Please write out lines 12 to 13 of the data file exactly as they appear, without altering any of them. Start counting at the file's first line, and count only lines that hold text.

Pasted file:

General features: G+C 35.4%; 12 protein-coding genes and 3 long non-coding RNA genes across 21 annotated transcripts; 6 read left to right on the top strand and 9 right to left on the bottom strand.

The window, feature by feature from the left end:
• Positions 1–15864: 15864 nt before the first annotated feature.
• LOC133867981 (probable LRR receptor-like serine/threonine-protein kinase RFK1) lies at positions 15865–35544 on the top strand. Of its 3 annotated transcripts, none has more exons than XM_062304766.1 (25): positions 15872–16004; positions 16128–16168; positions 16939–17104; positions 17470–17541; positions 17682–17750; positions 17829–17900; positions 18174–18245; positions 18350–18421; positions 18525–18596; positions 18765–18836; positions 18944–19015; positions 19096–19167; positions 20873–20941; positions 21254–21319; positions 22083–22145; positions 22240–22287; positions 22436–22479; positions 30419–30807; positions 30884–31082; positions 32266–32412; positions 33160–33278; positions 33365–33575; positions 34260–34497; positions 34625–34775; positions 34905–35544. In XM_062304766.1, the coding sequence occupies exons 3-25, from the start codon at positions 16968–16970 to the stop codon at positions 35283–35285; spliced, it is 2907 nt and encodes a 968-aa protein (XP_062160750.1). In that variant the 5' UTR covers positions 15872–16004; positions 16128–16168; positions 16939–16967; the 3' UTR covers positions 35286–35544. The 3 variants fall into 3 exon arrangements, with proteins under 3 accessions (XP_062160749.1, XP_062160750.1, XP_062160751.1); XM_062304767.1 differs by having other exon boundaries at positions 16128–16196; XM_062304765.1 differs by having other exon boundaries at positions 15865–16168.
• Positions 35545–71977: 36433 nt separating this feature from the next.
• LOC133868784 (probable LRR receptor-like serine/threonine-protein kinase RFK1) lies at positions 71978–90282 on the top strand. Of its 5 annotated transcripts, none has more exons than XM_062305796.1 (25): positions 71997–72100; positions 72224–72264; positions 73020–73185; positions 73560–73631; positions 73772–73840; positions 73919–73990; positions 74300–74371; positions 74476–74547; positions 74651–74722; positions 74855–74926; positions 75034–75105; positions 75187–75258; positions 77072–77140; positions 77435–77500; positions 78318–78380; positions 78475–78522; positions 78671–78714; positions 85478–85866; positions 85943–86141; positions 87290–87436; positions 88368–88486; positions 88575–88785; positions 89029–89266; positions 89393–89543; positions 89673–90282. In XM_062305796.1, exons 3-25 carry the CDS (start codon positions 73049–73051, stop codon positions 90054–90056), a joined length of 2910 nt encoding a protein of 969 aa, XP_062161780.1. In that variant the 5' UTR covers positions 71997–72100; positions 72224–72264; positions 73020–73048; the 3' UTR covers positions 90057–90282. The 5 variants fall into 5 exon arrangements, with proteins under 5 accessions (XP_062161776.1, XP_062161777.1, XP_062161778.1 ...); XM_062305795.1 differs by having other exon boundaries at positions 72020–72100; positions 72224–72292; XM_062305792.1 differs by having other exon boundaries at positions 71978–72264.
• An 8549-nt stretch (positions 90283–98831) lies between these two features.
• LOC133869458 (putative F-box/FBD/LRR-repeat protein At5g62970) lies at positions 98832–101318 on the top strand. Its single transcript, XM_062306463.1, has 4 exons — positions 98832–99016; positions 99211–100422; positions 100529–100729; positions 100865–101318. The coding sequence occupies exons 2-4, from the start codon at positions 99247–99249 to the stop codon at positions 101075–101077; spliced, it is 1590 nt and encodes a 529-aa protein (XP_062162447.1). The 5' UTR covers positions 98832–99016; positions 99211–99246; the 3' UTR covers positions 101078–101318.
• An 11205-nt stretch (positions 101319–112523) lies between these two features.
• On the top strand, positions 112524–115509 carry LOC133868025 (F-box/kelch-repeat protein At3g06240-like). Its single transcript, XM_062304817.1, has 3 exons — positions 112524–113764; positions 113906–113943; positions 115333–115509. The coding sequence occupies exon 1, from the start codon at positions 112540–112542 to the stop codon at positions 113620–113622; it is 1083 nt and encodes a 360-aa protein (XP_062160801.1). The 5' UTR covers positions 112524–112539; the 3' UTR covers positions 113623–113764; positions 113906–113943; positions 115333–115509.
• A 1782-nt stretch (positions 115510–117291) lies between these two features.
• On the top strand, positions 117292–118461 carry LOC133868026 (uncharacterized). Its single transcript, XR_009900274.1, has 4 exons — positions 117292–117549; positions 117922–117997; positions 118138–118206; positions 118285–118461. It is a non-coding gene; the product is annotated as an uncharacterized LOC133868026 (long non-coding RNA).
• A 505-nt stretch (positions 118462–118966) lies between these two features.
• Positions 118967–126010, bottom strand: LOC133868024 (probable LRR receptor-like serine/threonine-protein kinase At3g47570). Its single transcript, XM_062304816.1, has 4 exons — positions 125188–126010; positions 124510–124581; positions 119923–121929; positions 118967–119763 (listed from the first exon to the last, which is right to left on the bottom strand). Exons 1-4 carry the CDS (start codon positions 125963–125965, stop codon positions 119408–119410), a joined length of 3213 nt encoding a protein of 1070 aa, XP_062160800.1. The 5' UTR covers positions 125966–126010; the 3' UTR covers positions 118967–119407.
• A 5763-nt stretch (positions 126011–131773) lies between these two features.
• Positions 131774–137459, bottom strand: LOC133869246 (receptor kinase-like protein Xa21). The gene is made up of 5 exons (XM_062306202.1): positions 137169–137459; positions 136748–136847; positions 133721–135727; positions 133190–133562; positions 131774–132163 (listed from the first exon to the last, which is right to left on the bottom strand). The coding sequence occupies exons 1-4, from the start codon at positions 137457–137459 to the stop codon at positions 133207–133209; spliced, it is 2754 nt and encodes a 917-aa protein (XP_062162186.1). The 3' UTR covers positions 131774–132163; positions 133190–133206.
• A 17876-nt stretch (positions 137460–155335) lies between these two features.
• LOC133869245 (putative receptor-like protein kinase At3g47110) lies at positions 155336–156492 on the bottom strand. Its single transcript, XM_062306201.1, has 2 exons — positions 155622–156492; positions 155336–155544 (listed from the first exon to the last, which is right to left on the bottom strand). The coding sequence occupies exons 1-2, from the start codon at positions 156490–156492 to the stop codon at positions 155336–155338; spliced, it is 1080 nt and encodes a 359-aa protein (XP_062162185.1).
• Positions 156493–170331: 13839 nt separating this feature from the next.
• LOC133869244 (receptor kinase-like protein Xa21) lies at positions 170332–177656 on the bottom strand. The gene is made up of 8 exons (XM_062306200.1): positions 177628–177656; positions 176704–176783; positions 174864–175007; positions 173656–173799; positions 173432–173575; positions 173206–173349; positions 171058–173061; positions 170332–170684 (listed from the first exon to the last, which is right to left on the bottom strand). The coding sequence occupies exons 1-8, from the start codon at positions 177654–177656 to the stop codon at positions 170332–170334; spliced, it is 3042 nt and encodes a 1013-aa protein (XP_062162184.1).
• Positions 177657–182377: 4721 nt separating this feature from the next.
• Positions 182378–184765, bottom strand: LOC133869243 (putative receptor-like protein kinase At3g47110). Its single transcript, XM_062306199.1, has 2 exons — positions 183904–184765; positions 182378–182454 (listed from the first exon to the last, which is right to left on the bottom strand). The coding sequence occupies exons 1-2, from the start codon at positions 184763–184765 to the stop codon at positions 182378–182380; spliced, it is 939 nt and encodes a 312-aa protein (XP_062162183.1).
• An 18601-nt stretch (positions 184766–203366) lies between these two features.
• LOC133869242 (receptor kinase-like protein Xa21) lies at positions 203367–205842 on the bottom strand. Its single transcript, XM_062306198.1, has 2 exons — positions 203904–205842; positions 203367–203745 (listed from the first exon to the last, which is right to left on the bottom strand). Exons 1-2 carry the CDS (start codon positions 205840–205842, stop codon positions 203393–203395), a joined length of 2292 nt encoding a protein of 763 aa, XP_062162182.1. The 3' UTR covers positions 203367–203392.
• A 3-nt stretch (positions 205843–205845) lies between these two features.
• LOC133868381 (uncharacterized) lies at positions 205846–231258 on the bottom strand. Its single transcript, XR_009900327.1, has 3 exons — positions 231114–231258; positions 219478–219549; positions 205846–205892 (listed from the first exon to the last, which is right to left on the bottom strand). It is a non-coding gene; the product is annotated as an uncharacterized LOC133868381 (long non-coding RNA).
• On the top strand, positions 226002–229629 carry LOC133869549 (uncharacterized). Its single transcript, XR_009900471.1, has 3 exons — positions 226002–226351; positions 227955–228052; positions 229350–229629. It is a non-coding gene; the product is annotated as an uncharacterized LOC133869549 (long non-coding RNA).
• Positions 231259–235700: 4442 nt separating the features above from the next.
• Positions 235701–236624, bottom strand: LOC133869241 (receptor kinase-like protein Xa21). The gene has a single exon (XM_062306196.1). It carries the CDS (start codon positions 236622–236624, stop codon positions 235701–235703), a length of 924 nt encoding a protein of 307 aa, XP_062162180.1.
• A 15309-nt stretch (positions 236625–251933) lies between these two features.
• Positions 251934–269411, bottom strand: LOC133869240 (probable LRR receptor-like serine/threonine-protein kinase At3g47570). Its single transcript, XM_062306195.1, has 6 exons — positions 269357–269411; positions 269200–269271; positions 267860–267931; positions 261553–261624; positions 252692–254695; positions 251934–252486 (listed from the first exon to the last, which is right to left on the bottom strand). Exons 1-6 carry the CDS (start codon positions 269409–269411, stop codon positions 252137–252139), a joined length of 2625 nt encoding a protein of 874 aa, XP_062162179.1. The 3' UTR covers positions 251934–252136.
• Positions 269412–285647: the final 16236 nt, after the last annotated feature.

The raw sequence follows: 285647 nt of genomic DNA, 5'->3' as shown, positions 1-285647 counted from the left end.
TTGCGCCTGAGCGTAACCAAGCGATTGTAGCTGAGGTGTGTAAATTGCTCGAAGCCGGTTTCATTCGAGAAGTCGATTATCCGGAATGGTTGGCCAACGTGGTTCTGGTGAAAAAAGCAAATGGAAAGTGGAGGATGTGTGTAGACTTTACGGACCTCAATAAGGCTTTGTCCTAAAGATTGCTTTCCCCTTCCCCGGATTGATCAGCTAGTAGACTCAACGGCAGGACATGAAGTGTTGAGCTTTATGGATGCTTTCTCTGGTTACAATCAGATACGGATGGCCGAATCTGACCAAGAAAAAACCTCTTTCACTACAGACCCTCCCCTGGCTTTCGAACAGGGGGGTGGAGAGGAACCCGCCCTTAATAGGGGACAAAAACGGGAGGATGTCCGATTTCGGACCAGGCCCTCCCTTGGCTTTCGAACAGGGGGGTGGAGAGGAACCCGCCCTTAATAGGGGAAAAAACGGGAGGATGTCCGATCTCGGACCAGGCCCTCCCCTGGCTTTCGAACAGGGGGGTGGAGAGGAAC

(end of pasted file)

• On the top strand, positions 117292–118461 carry LOC133868026 (uncharacterized). Its single transcript, XR_009900274.1, has 4 exons — positions 117292–117549; positions 117922–117997; positions 118138–118206; positions 118285–118461. It is a non-coding gene; the product is annotated as an uncharacterized LOC133868026 (long non-coding RNA).
• A 505-nt stretch (positions 118462–118966) lies between these two features.